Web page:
1 min read
19 Nov
Personal Property and Security


Personal property includes vehicles, computers, furnishings, and jewellery. Personal property is different from immoveable real property such as land, a house, condominium, or building.

When purchased, personal property may not be fully paid for. The seller of that property may allow credit (payment over time) or may require full payment and the buyer must seek a loan to make the purchase (and pay in full).

The person allowing credit or making a loan will normally want security for making the “loan” – something more that a mere promise to pay back the money “loaned out”. In other words, the person making the loan will want the “right” to “seize and sell” the personal property the debtor purchased to help pay down the amount that was lent out once the debtor defaults on the payment plan.

Conditional sales agreement, chattel mortgage, floating charge and a general security agreement (GSA) are common forms of personal property security agreements signed by debtors.

When a debtor has no more security available to provide a creditor, but the debtor needs a loan to purchase a specific item (chattel), a creditor may be available to finance that specific purchase provided they are able to get a “purchase money security interest” (PMSI) in the newly purchased. The PMSI as it relates to the specific purchased item has priority over other security.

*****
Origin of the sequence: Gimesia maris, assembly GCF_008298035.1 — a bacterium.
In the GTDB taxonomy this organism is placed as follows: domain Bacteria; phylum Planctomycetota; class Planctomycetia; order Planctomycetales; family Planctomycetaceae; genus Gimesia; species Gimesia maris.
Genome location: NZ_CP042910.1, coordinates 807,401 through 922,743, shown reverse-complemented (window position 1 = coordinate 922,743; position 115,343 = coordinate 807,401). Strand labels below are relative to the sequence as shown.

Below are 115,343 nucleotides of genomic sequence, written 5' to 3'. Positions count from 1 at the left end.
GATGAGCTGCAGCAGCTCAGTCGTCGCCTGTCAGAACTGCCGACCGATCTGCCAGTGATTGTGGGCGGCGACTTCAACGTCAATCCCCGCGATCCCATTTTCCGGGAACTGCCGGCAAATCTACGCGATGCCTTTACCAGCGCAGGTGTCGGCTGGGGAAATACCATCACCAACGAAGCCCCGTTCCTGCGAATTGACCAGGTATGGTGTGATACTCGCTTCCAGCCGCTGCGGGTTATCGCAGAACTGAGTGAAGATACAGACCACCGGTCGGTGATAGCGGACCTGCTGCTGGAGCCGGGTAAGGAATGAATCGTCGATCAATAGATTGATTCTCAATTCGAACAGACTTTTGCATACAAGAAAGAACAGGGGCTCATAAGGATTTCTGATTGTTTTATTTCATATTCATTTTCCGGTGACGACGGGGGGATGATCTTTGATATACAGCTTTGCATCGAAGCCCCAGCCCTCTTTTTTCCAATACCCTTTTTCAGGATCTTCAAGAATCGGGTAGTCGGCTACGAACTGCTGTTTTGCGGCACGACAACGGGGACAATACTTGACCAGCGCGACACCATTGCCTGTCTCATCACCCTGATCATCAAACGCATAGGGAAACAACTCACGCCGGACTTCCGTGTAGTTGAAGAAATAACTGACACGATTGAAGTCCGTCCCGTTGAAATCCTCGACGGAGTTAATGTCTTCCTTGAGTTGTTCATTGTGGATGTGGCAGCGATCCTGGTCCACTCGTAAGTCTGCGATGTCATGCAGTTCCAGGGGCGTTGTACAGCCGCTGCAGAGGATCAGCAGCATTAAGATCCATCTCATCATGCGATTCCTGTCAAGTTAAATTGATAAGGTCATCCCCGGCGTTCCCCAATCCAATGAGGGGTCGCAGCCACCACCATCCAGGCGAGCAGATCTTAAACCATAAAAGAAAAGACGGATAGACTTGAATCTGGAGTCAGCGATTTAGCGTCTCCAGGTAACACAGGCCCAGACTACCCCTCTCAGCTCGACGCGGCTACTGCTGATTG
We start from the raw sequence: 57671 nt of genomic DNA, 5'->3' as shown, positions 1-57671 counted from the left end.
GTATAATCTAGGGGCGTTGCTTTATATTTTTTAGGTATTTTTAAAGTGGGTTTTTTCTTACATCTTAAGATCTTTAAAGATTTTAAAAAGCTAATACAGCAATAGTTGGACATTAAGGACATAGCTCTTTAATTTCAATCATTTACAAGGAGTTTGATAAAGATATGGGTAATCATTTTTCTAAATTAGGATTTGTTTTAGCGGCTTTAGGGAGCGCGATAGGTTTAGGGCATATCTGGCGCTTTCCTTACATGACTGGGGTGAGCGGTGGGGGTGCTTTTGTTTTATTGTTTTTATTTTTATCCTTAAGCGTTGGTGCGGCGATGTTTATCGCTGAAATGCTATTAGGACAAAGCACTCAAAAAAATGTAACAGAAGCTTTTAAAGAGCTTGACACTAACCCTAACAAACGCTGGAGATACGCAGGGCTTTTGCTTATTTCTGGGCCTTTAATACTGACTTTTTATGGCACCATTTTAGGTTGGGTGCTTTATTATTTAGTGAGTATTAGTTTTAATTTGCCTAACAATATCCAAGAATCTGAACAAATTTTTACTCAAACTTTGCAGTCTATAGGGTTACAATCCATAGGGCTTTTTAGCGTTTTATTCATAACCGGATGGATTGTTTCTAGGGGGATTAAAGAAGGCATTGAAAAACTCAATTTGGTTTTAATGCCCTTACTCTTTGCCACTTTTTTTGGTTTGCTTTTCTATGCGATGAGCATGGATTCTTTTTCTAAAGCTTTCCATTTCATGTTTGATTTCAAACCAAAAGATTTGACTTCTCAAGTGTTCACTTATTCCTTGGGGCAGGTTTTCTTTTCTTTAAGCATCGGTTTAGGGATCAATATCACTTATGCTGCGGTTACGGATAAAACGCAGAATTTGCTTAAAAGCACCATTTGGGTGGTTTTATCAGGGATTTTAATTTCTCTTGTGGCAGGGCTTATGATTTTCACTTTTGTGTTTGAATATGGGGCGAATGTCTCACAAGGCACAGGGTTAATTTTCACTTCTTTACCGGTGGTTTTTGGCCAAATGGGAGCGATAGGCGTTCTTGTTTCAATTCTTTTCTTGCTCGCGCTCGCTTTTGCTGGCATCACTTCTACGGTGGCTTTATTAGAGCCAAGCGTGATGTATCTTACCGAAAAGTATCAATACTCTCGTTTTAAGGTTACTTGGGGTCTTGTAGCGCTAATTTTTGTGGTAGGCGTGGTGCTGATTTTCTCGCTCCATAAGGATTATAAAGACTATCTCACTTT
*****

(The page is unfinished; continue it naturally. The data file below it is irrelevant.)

Recent Relevant Caselaw

Bogue v Miracle, 2022 ONCA 672 (CanLII) revisits some key principles:

(1) The Indian Act establishes that the real and personal property of an Indigenous person or a band on a reserve is not subject to charge, pledge, mortgage, attachment, levy, seizure, distress, or execution in favour of any person other than an Indigenous person or a band.

(2) This protection represents an obligation to Indigenous peoples which the Crown has, namely, that it is honour-bound to shield them from any efforts by non-natives to dispossess Indigenous peoples of their land base and the chattels on that land base: Mitchell v. Peguis Indian Band, [1990] 2 SCR 85.

Copyright 2022

Nothing on this website is legal advice

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